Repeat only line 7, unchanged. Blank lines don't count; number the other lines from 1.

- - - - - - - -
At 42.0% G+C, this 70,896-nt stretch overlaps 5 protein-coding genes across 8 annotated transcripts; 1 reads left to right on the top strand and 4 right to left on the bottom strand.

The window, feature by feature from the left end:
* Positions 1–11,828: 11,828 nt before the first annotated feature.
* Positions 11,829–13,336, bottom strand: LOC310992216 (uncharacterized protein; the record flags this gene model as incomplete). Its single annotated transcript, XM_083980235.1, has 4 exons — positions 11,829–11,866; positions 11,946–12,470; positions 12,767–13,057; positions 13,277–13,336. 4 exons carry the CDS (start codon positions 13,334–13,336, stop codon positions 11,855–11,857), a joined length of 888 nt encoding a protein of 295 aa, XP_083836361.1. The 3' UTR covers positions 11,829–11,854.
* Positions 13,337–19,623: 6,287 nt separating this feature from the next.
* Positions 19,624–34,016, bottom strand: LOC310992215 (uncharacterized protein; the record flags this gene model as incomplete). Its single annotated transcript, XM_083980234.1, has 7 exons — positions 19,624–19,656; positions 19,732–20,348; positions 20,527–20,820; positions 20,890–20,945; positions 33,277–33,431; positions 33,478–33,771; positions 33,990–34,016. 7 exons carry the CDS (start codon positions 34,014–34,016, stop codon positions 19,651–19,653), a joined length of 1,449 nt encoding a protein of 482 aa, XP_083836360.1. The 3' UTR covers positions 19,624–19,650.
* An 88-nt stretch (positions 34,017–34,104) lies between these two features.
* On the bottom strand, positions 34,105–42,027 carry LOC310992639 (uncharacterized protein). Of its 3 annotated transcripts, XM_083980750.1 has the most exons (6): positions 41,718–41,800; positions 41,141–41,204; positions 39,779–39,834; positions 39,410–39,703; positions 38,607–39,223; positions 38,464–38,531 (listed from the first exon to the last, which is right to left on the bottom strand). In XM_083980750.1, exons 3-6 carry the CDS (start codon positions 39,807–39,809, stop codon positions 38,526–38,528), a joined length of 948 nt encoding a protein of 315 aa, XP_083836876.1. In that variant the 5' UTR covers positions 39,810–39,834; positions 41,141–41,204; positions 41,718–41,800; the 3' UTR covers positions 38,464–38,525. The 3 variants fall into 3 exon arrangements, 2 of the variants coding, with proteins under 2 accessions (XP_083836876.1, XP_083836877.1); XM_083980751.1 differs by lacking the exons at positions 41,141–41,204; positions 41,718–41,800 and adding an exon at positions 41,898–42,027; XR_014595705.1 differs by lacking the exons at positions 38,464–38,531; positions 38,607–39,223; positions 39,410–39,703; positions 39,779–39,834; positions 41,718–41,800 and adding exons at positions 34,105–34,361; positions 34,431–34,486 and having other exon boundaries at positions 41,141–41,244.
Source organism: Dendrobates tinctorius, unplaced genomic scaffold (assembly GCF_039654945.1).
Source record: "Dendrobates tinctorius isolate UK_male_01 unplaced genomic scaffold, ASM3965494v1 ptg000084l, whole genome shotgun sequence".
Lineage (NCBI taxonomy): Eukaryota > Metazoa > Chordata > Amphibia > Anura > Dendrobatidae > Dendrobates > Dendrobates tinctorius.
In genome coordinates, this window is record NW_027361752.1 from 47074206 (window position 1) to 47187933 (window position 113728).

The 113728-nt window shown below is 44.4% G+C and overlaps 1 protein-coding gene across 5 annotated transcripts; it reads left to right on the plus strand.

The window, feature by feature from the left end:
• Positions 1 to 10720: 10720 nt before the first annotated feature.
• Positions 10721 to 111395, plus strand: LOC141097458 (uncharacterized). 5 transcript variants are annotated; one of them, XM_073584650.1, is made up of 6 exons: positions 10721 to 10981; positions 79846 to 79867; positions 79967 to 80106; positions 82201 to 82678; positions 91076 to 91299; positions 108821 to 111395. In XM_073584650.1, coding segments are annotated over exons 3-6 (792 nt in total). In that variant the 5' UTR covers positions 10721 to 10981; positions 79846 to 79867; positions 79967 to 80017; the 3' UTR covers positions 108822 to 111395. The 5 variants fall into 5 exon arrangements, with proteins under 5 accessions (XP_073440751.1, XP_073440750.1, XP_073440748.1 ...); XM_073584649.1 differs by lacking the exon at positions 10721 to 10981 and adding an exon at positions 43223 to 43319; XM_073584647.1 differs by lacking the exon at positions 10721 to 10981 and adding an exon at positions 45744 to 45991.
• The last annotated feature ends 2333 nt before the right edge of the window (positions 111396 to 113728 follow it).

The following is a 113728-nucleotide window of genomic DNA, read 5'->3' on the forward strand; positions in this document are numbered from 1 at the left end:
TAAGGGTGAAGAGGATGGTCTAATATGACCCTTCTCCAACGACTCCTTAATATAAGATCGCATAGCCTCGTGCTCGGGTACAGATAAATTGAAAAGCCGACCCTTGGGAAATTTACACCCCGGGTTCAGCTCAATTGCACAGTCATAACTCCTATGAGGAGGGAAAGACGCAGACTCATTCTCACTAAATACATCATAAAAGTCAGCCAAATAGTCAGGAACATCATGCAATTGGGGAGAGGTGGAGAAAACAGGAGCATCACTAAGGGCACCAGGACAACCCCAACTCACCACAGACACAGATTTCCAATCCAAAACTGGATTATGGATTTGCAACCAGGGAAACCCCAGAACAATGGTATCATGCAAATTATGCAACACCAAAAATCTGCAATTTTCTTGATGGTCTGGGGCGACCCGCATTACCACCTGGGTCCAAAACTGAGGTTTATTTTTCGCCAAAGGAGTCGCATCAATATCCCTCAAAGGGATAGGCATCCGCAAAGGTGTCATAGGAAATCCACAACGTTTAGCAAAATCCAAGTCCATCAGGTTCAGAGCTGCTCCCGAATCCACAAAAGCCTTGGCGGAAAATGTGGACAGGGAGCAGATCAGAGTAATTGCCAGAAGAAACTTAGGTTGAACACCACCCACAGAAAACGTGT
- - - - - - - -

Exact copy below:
* An 88-nt stretch (positions 34,017–34,104) lies between these two features.